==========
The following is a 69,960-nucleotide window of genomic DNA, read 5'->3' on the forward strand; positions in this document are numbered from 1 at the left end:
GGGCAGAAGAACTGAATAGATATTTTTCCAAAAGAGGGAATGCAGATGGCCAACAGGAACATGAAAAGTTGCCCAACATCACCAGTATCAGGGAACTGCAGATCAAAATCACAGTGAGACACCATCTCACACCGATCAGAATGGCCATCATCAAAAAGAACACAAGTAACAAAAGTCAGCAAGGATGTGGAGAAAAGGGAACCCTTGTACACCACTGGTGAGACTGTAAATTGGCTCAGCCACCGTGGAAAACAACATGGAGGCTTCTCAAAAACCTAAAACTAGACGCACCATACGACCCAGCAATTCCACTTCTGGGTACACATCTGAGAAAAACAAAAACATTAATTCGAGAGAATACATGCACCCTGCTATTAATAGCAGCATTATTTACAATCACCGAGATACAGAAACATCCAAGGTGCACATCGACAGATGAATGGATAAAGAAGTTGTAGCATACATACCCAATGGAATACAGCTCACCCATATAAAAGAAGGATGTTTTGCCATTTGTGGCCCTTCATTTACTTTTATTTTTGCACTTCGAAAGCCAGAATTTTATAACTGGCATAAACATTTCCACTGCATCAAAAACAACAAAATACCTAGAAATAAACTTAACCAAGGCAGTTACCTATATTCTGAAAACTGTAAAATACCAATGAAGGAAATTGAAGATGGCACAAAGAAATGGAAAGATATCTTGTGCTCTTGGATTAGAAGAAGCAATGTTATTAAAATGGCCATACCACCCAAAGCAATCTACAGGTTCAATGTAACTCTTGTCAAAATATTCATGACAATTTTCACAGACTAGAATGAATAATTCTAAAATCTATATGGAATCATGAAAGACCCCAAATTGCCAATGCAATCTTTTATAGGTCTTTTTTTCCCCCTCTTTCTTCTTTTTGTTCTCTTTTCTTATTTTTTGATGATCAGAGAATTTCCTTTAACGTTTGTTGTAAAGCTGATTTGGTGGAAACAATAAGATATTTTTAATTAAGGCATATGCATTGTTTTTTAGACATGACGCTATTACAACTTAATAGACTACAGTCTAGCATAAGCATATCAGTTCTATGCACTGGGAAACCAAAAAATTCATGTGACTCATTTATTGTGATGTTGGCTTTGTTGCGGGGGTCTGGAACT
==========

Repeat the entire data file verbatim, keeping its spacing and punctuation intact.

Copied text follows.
The following is a 69,960-nucleotide window of genomic DNA, read 5'->3' on the forward strand; positions in this document are numbered from 1 at the left end:
GGGCAGAAGAACTGAATAGATATTTTTCCAAAAGAGGGAATGCAGATGGCCAACAGGAACATGAAAAGTTGCCCAACATCACCAGTATCAGGGAACTGCAGATCAAAATCACAGTGAGACACCATCTCACACCGATCAGAATGGCCATCATCAAAAAGAACACAAGTAACAAAAGTCAGCAAGGATGTGGAGAAAAGGGAACCCTTGTACACCACTGGTGAGACTGTAAATTGGCTCAGCCACCGTGGAAAACAACATGGAGGCTTCTCAAAAACCTAAAACTAGACGCACCATACGACCCAGCAATTCCACTTCTGGGTACACATCTGAGAAAAACAAAAACATTAATTCGAGAGAATACATGCACCCTGCTATTAATAGCAGCATTATTTACAATCACCGAGATACAGAAACATCCAAGGTGCACATCGACAGATGAATGGATAAAGAAGTTGTAGCATACATACCCAATGGAATACAGCTCACCCATATAAAAGAAGGATGTTTTGCCATTTGTGGCCCTTCATTTACTTTTATTTTTGCACTTCGAAAGCCAGAATTTTATAACTGGCATAAACATTTCCACTGCATCAAAAACAACAAAATACCTAGAAATAAACTTAACCAAGGCAGTTACCTATATTCTGAAAACTGTAAAATACCAATGAAGGAAATTGAAGATGGCACAAAGAAATGGAAAGATATCTTGTGCTCTTGGATTAGAAGAAGCAATGTTATTAAAATGGCCATACCACCCAAAGCAATCTACAGGTTCAATGTAACTCTTGTCAAAATATTCATGACAATTTTCACAGACTAGAATGAATAATTCTAAAATCTATATGGAATCATGAAAGACCCCAAATTGCCAATGCAATCTTTTATAGGTCTTTTTTTCCCCCTCTTTCTTCTTTTTGTTCTCTTTTCTTATTTTTTGATGATCAGAGAATTTCCTTTAACGTTTGTTGTAAAGCTGATTTGGTGGAAACAATAAGATATTTTTAATTAAGGCATATGCATTGTTTTTTAGACATGACGCTATTACAACTTAATAGACTACAGTCTAGCATAAGCATATCAGTTCTATGCACTGGGAAACCAAAAAATTCATGTGACTCATTTATTGTGATGTTGGCTTTGTTGCGGGGGTCTGGAACT